The jail, which dates back to 1796, was an unpleasant place where those who had committed crimes like not paying their train fees or going hungry during the famine were kept.
Kilmainham was forever associated with oppression and persecution in the minds of the Irish. You’ll be able to see things differently after coming here, and it will change you forever. To put it simply, this is a must-see attraction in Ireland. So go ahead and put this in your list of places to visit in Ireland now.
7. Galway City
Galway, the largest city in the west, is one of Ireland’s most dynamic cities. Its population is among the youngest in all of Europe, and it is a thriving university town.
Despite its rich past, the city is alive with modern energy. Live music fills the vibrantly painted taverns, while diners and cafés provide prime viewing locations for buskers and street performances.
A lengthy promenade leads to Salthill, a beachfront neighborhood on Galway Bay, the source of the region’s renowned oysters, where ancient town walls remnants may be seen amongst shops and pubs.
Your list of locations to visit in Ireland should include Galway City because of its distinct appeal, vibrant ambiance, history, and streets with vibrant facades.
The annual Art Festival, which takes place in July, brings the city to life. April to August is considered the best time for a visit here.
8. The Aran Islands
The Aran islands have captivated tourists ever since the fictional movie Man of Aran first brought them to the world’s attention in 1934. This is a glimpse into the past of Ireland.
A remarkable group of three islands, where Inishmore is the largest, followed by Inishmaan, while Inisheer is the smallest, the Aran Islands are situated in the westernmost region of Ireland. There are just 12,000 people living there, Gaelic is the primary language, and as you step onshore, you’ll feel as though you’ve entered another era.
The renowned 2000-year-old castle, Dun Aonghasa, is located on the biggest island, Inis Mor. Of the three Aran Islands, it is the most captivating and well-traveled.
The lone town in the Aran Islands is Kilronan, which is actually just a fascinating village with a few bars, diners, and B&Bs. Remember to carry cash when traveling to the islands because there are no ATMs.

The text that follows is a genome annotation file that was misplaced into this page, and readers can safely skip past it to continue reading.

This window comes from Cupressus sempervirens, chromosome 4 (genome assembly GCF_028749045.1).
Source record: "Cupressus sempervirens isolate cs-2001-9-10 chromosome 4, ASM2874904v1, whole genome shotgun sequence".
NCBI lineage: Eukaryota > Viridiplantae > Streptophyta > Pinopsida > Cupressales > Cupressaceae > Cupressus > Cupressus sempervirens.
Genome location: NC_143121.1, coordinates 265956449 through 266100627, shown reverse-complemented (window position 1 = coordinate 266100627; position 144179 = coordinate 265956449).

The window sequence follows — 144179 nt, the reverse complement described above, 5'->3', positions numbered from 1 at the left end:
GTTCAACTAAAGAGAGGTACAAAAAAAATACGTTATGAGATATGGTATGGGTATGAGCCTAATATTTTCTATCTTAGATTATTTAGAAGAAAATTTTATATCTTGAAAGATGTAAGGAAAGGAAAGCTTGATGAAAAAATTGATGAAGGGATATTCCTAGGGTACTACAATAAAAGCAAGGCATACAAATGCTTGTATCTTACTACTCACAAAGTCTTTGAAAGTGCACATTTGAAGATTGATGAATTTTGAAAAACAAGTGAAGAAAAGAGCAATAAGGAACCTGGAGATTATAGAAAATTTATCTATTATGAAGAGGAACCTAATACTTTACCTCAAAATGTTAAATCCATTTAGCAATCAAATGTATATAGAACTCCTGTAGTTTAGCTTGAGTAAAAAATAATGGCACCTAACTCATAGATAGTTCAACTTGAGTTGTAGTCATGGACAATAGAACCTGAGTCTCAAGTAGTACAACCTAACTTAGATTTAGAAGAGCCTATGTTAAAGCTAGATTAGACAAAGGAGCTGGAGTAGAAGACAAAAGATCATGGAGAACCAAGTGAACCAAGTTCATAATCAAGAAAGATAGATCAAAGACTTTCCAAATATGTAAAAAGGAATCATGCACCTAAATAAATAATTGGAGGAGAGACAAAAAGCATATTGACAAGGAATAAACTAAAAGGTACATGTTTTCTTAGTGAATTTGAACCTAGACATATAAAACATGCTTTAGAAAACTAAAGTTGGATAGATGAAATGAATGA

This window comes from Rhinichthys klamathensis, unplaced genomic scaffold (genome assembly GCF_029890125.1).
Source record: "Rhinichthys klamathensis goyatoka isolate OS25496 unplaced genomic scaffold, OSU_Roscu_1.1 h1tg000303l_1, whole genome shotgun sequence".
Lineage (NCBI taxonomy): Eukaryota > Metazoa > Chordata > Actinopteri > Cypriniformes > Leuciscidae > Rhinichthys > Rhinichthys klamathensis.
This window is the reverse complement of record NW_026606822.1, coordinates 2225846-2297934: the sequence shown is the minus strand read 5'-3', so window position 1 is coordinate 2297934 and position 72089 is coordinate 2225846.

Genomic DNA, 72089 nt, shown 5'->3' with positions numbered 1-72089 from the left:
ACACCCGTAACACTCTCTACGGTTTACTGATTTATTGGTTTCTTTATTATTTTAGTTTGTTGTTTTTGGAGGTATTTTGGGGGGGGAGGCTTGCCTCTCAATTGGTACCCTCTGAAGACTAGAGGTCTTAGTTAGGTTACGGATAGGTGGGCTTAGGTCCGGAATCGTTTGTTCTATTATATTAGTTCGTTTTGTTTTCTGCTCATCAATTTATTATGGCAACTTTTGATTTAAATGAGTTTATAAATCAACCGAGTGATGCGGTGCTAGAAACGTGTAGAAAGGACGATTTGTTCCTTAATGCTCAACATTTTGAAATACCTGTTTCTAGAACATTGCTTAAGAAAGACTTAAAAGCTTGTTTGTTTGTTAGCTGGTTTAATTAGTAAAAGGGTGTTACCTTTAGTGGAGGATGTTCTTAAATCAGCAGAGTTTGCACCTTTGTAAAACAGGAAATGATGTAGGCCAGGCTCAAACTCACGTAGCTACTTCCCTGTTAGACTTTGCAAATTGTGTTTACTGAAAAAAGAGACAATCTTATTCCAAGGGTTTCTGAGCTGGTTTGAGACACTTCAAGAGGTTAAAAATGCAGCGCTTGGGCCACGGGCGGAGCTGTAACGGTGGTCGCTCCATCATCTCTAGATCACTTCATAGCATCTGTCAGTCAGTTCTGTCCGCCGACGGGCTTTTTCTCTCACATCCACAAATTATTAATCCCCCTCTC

The Aran islands provide a unique travel experience that is raw, windy, rocky, and totally irreplaceable. Local culture differs significantly from that of the mainland, and the region’s archaeological legacy is unique and absolutely stunning. Now that you are aware of which place to visit in Ireland, you can truly enjoy the genuine Gaelic charm untainted by modernization.
9. National Museum of Ireland, Dublin
The National Museum of Ireland, which is actually a group of museums, is a great place to spend the whole day. Depending on your location, you may anticipate seeing intriguing displays on everything from Irish antiquities to Irish folklore to Celtic art.
Over two million historical objects, including metalwork from the Celtic Iron Age, may be found in the National Museum of Ireland—Archaeology.
In Turlough Park, Castlebar, the National Museum of Ireland—Country Life is housed in a distinctive structure that expertly combines Victorian and modern design. You may discover pictures, movies, antique furniture, and permanent displays within that cover a wide range of topics, including Irish hearth and home, communal life, and diverse land- and water-based occupations.
The National Museum of Ireland—Decorative Arts & History is situated in a famous military compound and features historical artifacts such as clothing, jewelry, coins, and glassware. There are more than 10,000 exhibits in the National Museum of Ireland—Natural History, including some of the most popular fauna in the nation and fascinating animals from other parts of the world.
For a knowledgeable session, this museum is one of the best places to visit in Ireland.
Belfast is famous for the construction of the ill-fated ship Titanic. Early in the 20th century, Belfast constructed the Titanic, which attracted people from all over the world with her immensity and the prospect of luxury.
It caused a stir when the ship capsized during its first transatlantic journey. Over 1,500 people drowned in the freezing seas. The memories of those on board are vividly portrayed at this museum in Belfast’s docklands, not far from the site where the ship was originally built.
Fantasy author CS Lewis, who was born in Belfast, created the Chronicles of Narnia series in the 1950s. The country is also known for its 5 CS Lewis Square. This public space in east Belfast lets you take pictures with many of the characters from these beloved books, including the White Witch, Mr. Tumnus, and Aslan, the lion.
The East Side Visitor Centre offers interesting visitor information and displays close to this public area. From the railway station in Titanic Quarter, you may stroll here.
11. Kilkenny Castle
Kilkenny Castle has seen several periods of reconstruction and a variety of owners during the course of its more than 800-year existence.
Although the exterior of the castle appears Victorian, its origins are actually medieval. William Marshal constructed it at this time in order to serve as a “symbol of Norman Control.” The castle is now available to guests who want to wander through the 50 acres of verdant grounds, which feature a beautiful, tiered rose garden, enormous old trees, and a glistening artificial lake.
The great mansion is available for exploration, and here you can find period-appropriate spaces like the nursery as well as an elaborate entry hall, a spooky under croft, and a beautiful tapestry room. For individuals who like appreciating artistic creations in a compelling environment, the picture gallery with a 19th-century pitched ceiling is especially remarkable.
Because of these reasons, Kilkenny Castle is among the most popular tourist destinations in Ireland.
12. Blarney Castle